Annual meetings, trade shows and conventions are an excellent way for members to market their products or services and expand their networks. The downside is that bringing hundreds of people into one space for a period of time generates a considerable amount of waste.
A recent report by Washington-based Smash Hit Displays, which contained data from sources including Repurpose America, found that trade show and convention attendees generate approximately 600,000 tons of trash annually. Further, of the estimated 60 million people who attend trade shows each year, each person generates approximately 20 pounds of waste, resulting in more than 1 billion pounds of cumulative waste. The good news is that meeting planners, event attendees and exhibitors can adopt many easily implemented measures that will significantly reduce an event’s carbon footprint.
Take proactive steps to go green. Even before an event, associations can take measures to reduce or offset their carbon footprints. For example, Kimberly-Clark Professional calculates the carbon dioxide emissions generated by their employees’ travel to a show as well as shipping of trade show booths and promotional materials, among other things. Then it offsets that carbon footprint by donating to one of the reforestation carbon projects initiated by carbonfund.org.
At the convention level, Repurpose America is dedicated to showing event planners how they can repurpose trade show or convention materials to help better the environment. The organization recommends that planners donate old promotional materials and products to local schools and nonprofit groups, who can then use the materials for educational and fundraising activities. Materials from the International Association of Exhibitions & Events’ recent Expo! Expo! were repurposed this way, resulting in an art show involving at-risk youth.
Another example of how meeting planners are proactively helping protect the environment can be found at the Green Middle East Environmental Management & Technology Exhibition & Conference. The show promotes itself using electronic means instead of paper and urges attendees to minimize their carbon emissions when traveling to the show. It also advocates conserving energy and water, recycling show materials and applying other environmentally sound practices. The show utilizes state-of-the art waste disposal equipment including sweepers, mobile and static compactors, a waste transfer station and an underground waste collection system.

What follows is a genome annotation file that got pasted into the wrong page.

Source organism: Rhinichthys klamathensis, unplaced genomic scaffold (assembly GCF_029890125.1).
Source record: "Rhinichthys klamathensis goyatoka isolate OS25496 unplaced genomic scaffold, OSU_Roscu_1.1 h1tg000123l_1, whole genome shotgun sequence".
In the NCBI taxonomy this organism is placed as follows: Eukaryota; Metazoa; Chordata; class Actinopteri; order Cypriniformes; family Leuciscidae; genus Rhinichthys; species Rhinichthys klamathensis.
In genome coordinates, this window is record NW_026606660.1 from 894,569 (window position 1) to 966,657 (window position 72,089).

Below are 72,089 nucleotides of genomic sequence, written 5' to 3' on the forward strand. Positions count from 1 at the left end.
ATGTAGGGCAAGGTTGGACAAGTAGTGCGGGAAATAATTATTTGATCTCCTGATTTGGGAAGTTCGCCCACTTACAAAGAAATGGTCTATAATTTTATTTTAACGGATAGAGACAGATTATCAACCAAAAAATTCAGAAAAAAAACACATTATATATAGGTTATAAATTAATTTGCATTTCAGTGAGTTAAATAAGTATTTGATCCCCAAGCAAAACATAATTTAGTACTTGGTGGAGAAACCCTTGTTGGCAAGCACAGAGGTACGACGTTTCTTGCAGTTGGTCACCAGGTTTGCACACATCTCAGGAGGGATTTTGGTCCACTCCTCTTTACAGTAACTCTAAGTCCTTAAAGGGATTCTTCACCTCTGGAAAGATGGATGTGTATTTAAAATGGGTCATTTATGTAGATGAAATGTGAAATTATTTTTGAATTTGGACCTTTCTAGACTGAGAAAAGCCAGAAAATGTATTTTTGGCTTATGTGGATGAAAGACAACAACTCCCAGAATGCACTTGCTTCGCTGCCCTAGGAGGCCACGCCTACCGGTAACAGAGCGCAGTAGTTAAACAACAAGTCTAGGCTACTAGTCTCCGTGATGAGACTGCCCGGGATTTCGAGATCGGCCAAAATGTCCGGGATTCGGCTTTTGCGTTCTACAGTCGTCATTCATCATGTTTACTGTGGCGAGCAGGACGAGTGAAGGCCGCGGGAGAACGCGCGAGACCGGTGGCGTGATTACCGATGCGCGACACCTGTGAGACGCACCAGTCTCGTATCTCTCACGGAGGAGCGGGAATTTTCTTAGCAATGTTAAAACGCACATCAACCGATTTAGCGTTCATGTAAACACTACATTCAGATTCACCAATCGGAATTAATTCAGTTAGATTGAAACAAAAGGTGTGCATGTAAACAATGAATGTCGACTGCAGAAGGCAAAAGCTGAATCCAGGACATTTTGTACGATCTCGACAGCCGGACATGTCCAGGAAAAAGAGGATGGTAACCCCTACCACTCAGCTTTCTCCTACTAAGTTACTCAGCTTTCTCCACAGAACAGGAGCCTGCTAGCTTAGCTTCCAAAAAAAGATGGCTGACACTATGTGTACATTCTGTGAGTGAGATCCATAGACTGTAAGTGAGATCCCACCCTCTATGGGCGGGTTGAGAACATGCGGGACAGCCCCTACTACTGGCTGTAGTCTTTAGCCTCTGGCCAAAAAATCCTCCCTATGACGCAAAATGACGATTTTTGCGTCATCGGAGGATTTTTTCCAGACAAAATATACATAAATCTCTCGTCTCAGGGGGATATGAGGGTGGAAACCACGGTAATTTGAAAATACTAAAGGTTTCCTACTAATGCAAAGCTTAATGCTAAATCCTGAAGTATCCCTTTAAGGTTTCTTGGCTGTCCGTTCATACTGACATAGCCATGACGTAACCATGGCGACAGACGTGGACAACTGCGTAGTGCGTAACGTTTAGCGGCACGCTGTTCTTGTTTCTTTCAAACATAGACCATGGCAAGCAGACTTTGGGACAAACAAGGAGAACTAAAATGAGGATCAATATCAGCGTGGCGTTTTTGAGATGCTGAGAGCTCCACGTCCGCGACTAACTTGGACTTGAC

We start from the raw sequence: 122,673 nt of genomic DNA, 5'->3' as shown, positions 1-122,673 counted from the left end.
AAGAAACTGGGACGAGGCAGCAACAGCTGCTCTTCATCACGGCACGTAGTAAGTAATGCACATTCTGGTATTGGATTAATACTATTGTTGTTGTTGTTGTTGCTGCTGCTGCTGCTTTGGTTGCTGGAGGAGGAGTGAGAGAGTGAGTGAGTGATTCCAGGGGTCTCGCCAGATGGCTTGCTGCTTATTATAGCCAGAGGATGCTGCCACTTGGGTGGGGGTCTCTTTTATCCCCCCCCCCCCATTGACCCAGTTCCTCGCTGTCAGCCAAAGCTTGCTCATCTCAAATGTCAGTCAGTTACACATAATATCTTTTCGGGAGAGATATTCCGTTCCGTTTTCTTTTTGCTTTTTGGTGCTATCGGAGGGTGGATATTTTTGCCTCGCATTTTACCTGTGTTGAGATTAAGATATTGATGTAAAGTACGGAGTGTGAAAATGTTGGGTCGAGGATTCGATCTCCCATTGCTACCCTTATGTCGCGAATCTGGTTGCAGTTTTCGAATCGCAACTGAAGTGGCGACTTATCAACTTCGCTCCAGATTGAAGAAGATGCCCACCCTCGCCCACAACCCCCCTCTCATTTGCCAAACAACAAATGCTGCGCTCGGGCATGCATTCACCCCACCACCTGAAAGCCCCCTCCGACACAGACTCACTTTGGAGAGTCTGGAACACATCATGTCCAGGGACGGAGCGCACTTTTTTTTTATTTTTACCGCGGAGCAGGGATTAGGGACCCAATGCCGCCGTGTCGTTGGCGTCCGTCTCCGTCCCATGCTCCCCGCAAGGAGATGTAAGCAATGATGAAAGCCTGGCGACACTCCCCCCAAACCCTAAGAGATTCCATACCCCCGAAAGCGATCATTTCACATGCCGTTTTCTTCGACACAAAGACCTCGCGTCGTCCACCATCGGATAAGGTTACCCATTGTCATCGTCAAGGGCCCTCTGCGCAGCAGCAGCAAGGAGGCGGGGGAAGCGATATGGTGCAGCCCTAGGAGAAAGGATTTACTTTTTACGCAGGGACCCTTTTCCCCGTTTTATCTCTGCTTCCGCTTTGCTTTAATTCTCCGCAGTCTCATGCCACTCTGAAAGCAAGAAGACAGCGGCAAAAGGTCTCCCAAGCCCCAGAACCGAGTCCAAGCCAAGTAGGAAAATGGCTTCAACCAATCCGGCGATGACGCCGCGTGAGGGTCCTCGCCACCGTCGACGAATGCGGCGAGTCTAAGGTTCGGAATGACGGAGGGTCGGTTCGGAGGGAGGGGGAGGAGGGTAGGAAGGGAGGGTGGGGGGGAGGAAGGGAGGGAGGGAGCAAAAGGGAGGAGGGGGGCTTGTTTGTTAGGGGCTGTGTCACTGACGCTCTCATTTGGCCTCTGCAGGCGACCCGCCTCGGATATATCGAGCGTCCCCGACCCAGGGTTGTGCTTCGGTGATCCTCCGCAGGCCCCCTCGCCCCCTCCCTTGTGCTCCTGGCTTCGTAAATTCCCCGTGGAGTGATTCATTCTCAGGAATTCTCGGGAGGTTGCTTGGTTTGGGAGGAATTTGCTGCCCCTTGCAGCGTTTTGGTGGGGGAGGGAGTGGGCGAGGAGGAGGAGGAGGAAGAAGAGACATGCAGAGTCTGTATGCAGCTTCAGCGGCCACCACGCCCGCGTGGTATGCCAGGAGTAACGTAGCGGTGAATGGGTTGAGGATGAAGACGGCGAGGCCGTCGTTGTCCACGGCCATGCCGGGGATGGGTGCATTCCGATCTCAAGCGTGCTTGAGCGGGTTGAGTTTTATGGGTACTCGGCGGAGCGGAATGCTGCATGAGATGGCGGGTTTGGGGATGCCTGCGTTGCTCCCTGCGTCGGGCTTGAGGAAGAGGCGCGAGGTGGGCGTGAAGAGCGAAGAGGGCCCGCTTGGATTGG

Reduce. Repurpose. Recycle. One of the simplest ideas for event managers and exhibitors to adopt sustainability practices is to promote events electronically—through the use of email, mobile marketing, QR codes, social media and websites—which eliminates the need for printed pieces. At the event, well-placed digital signage, video walls, plasma displays and kiosks are effective and environmentally friendly ways to inform and engage exhibitors and attendees.
Today, technology often replaces paper for pre-event marketing, on-the-floor communications and event follow-up. Digital document libraries, for example, allow exhibitors to deliver critical content on-demand, which can later be reviewed, downloaded to a USB drive and emailed to those who need it. Other ways planners can incorporate sustainable practices include:
• Booths constructed of recycled materials
• The use of energy-efficient lighting and appliances
• Offering green promotional items such as eco-friendly canvas bags
• Providing ample, well-publicized recycling stations throughout the venue and encouraging participants to use them
Follow the latest guidelines. Planners and exhibitors can take a stand regarding green practices with “Greenbuild Mandatory Exhibition Green Guidelines,” developed by the U.S. Green Building Council in conjunction with the Greenbuild International Conference & Expo.
By institutionalizing green practices and policies as part of any association’s trade show, convention and event-management strategy, meeting planners will be doing their part to help sustain the environment. These efforts are likely to be noticed by not only attendees and vendors but the host community as well, promoting a positive image and ideals for others to emulate.